Celebrating the 75th Anniversary of V-J Day
V-J Day, short for “Victory Over Japan” Day, is the day that Japan surrendered, effectively ending World War II. The term is used interchangeably for August 14-15, 1945, on which Japan ceased fighting and the White House announced their surrender, and September 2, when Japan’s formal surrender was made in Tokyo Bay onboard the U.S.S. Missouri.
This year marks the 75th anniversary of V-J Day, a monumental day in American history that’s definitely worth celebrating.
Celebrating V-J Day in 1945
The news of Japan’s surrender was announced in a press conference at the White House on August 14, 1945. According to a speech made by President Harry S. Truman, “This is the day we have been waiting for since Pearl Harbor. This is the day when Fascism finally dies, as we always knew it would.”
Following the same naming convention used for May 8, 1945 – the date on which Nazi Germany officially surrendered and was dubbed “Victory Over Europe” or V-E Day – Americans declared August 14-15 “Victory Over Japan” Day.
Reflecting the overwhelming sense of relief and joy felt by citizens of the Allied nations, V-J Day celebrations broke out around the United States and the world, many of which were caught on film. The most iconic photo, of course, is the one that appeared in Life magazine. Taken by photographer Alfred Eisenstaedt, the photo features a uniformed sailor and nurse embraced in a kiss in the middle of a exuberant crowd gathered in New York City’s Time Square.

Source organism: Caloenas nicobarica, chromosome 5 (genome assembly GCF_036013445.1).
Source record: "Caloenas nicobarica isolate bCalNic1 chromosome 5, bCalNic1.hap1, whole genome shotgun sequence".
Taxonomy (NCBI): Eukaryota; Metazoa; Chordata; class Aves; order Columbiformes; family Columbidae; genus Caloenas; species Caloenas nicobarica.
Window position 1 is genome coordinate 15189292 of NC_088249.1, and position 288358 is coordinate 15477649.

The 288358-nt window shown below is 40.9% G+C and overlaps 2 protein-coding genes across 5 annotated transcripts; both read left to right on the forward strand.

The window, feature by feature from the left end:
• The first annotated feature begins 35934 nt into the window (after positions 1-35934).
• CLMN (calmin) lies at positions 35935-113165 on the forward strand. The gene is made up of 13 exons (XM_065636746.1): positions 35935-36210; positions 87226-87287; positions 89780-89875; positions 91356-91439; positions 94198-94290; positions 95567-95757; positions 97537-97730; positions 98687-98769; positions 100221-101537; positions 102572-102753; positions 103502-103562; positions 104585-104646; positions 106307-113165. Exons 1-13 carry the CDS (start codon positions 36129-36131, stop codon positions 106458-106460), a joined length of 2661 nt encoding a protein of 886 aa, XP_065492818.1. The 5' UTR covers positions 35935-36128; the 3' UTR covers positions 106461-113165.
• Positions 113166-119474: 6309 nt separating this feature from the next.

V-J Day Celebrations through the Years
As our relations with Japan improved, many V-J Day celebrations fell out of favor. They were thought to be offensive to one of our closest allies, as well as to Japanese Americans living in our country. In fact, President Bill Clinton referred to V-J Day instead as the “End of the Pacific War” during the 50th Anniversary in 1995. It was a controversial decision that drew marked criticism from those who felt the name change disrespected U.S. veterans who, as prisoners of war, had suffered greatly at the hands of Japanese forces.
Celebrating V-J Day in 2020
In celebration of the 75th Anniversary of the End of World War II, the WWII Memorial will hold a V-J Day 75th Anniversary Commemoration in Washington DC. The National WWII Museum in New Orleans is also recognizing these historic dates, as well as the service members and home front workers who helped preserve our freedom and democracy, with a series of digital programs. The Museum will reflect on the legacy and meaning of the end of World War II through articles, highlighted artifacts, a podcast series, and video content featuring scholars, historians, curators and oral histories from the Museum’s collection.
Americans can celebrate the 75th Anniversary of V-J Day at home, as well. In addition to flying an American Flag, families of WWII veterans may include POW/MIA Flags and other Military Flags as part of their anniversary display, or place WWII Grave Markers at their loved ones grave site. A World War II Commemorative Flag, or several WWII Stick Flags, is another thoughtful way to pay tribute to the Greatest Generation – perfect for celebrating the 75th anniversary of V-J Day and the end of World War II.